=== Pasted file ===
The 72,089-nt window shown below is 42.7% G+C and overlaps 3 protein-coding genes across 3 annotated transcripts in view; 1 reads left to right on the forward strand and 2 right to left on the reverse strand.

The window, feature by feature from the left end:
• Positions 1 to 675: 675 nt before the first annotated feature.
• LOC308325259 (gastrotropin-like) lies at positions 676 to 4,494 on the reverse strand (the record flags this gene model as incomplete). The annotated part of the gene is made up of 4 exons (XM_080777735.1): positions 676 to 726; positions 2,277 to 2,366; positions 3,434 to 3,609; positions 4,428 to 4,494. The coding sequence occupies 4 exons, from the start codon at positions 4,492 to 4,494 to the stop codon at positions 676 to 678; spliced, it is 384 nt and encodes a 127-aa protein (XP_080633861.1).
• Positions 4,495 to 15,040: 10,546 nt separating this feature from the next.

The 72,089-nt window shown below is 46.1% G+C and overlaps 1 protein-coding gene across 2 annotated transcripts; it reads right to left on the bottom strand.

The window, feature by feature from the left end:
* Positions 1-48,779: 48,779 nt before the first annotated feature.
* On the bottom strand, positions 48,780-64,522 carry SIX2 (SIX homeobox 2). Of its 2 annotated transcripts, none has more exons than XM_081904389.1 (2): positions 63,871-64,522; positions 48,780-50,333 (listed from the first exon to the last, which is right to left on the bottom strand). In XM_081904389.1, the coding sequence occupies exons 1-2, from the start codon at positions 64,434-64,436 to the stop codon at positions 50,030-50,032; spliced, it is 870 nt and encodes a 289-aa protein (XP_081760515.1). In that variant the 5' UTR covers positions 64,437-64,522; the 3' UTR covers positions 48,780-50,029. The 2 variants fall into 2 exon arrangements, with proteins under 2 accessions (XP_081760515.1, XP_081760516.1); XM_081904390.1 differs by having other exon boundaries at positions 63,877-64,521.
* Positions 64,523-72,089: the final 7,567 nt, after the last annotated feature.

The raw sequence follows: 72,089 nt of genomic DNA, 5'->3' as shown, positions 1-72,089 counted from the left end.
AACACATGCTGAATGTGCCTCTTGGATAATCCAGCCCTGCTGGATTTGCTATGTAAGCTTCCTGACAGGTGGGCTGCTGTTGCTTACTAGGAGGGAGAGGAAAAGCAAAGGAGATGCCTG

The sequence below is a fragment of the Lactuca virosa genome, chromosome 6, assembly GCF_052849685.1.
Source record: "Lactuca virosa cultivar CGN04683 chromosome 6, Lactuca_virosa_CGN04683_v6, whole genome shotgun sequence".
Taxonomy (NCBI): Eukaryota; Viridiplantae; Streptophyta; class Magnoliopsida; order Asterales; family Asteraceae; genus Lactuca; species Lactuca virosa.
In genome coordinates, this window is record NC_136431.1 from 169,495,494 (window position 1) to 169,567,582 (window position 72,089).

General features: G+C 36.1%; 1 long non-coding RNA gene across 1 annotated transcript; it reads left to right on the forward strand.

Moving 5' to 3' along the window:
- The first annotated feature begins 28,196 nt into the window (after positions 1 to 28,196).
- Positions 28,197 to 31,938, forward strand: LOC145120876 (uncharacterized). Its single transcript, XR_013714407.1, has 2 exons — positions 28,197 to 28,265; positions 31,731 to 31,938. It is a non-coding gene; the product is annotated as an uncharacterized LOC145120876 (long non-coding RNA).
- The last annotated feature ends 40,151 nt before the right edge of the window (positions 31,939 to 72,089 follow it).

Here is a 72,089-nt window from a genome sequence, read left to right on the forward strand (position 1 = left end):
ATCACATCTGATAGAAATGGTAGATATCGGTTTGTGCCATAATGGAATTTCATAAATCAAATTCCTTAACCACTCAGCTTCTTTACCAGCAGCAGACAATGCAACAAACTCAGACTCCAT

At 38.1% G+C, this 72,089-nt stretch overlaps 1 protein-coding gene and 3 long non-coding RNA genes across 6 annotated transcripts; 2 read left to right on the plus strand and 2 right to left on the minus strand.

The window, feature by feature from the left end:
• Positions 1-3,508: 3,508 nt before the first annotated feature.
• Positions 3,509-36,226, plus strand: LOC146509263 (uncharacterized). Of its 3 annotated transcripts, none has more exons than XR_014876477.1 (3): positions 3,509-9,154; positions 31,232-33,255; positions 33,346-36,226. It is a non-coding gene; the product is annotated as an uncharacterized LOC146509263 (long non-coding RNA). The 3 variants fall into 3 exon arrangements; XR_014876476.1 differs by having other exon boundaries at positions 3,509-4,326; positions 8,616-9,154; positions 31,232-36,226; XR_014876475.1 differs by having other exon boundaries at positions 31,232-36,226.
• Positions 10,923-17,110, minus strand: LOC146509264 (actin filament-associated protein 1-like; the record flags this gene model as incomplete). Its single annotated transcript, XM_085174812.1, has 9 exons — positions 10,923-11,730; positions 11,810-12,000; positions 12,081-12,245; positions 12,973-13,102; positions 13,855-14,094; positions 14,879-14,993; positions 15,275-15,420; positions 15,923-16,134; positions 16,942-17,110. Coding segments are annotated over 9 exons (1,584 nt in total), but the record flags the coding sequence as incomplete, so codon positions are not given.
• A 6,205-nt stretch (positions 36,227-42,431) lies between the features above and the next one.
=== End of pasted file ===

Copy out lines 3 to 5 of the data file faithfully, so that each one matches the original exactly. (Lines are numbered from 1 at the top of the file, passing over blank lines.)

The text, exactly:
• Positions 1 to 675: 675 nt before the first annotated feature.
• LOC308325259 (gastrotropin-like) lies at positions 676 to 4,494 on the reverse strand (the record flags this gene model as incomplete). The annotated part of the gene is made up of 4 exons (XM_080777735.1): positions 676 to 726; positions 2,277 to 2,366; positions 3,434 to 3,609; positions 4,428 to 4,494. The coding sequence occupies 4 exons, from the start codon at positions 4,492 to 4,494 to the stop codon at positions 676 to 678; spliced, it is 384 nt and encodes a 127-aa protein (XP_080633861.1).
• Positions 4,495 to 15,040: 10,546 nt separating this feature from the next.